** A very weird historical tidbit: do you know who fought alongside Ferenc in some of these battles? Oh just an English mercenary soldier named John Smith aka the same man who’d later sail to Virginia and become famous for his involvement with the story of Pocahontas!! Basically, having made his fortune and been given the title of Captain during these wars, he then went back to England and became part of the crew sent to Virginia and then he misrepresented what happened with him and Pocahontas, because he was a shitty person, and I am astonished at his connection to this whole story. Like, WHAT.

By the turn of the seventeenth century, Elizabeth’s highest-ranking household staff included two high-ranking servants whose names become super important later on: a young man named János Újváry (known as Ficzkó), an older woman named Anna Darvulia, who served as governess to the children and also, perhaps, helped oversee the female household staff.

Julie Delpy as Elizabeth Bathory in The Countess (2009)

** A note on Anna Darvulia: she’s a cipher in this whole story, and not much is known about her as a person. The name “Darvulia,” which is how she was referenced by more than one person later on in court transcripts, seems to be a nickname but which has neither Hungarian nor Slovak roots. In 1602, a minister from nearby left record of a complaint of alleged cruelty committed by Elizabeth and Ferenc, implicating another woman who was likely Anna Darvulia. Her duties may have included overseeing the young female servants of Elizabeth’s home, and it seems certain that Darvulia’s methods were exceptionally cruel. Elizabeth and Ferenc were denounced along with her because, as her bosses, they were responsible for her behaviour which — and this is all like fourth-hand information by this point — this one minister found to be inappropriate.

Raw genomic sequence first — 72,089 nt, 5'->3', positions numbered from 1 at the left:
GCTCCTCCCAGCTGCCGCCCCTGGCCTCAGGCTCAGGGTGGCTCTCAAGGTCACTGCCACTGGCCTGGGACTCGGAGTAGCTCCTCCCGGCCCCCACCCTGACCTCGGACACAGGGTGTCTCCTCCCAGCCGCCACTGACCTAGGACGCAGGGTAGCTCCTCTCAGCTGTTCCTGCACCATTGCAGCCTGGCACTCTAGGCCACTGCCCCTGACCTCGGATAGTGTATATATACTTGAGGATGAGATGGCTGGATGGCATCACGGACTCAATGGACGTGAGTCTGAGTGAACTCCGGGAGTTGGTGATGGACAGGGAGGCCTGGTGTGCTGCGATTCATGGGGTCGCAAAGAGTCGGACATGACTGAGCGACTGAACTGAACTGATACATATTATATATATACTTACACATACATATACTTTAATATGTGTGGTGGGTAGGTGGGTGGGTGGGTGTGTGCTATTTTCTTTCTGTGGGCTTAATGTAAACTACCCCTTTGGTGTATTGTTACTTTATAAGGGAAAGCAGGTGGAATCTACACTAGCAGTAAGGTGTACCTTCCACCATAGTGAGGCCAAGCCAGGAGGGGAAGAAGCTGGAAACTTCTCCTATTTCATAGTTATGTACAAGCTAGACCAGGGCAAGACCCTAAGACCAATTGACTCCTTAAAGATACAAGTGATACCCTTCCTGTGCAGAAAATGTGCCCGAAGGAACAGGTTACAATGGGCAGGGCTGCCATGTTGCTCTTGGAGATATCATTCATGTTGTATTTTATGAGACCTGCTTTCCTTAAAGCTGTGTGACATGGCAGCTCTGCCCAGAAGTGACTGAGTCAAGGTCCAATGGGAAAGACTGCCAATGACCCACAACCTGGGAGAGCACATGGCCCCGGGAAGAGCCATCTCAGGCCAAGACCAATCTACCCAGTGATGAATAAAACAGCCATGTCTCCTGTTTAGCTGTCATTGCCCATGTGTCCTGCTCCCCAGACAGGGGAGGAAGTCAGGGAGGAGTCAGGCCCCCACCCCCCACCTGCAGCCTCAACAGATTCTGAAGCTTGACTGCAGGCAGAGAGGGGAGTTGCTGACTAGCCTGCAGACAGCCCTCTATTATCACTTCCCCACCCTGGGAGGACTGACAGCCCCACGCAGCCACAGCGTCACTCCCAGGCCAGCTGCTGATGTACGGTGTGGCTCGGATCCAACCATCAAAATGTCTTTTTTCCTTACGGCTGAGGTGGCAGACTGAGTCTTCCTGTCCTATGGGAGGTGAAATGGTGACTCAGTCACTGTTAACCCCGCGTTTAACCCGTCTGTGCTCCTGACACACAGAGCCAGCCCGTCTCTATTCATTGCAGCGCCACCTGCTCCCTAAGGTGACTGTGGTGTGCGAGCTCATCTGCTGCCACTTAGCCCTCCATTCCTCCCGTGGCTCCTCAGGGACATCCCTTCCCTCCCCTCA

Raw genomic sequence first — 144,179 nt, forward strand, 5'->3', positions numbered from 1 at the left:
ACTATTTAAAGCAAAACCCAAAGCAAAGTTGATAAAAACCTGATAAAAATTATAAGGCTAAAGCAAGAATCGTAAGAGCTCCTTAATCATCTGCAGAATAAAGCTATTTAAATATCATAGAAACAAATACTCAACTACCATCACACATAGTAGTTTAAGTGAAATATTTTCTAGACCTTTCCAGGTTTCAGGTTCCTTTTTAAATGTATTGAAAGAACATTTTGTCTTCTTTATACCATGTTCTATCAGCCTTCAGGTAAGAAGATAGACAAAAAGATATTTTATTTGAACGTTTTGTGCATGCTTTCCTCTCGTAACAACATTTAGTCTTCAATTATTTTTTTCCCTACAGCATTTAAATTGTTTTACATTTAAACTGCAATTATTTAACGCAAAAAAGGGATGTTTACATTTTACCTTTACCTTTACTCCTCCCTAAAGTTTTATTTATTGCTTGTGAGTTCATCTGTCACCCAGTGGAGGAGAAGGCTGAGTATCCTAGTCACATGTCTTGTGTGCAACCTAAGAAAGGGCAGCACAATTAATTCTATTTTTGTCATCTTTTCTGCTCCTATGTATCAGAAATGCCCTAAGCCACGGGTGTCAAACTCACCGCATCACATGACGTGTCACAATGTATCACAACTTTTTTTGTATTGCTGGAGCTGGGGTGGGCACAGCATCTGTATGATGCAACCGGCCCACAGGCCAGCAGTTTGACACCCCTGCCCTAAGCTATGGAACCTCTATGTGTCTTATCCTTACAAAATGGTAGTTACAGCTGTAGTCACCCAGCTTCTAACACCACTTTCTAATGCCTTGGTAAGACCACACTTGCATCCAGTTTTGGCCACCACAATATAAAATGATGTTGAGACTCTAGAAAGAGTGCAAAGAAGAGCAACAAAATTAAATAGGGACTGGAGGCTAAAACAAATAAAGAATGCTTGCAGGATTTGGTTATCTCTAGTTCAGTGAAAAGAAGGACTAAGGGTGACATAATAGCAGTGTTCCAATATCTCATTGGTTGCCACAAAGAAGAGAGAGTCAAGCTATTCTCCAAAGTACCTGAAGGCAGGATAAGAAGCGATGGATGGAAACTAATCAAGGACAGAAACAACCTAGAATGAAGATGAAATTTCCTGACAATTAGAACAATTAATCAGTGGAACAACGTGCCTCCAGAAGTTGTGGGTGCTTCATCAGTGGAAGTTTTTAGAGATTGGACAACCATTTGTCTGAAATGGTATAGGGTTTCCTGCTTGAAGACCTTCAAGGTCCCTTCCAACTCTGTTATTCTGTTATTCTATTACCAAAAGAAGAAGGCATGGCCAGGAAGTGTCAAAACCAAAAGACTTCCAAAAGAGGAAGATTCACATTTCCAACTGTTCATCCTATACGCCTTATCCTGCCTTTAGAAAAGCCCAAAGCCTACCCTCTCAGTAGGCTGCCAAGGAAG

Around this same time, while away from home, Ferenc was afflicted by a mysterious disease which left him suddenly unable to use his legs. By 1604, he knew he was on his deathbed and, as per the usual conventions for very rich Hungarian nobles at this time, he sent a letter to the new Palatine of Hungary, György Thurzó, formally requesting that he look out for Ferenc’s wife, children, and estates. (**Thunder crashes, lighting strikes, the ghost of Elizabeth Báthory screams down from above because this is where everything all starts to go incredibly wrong**)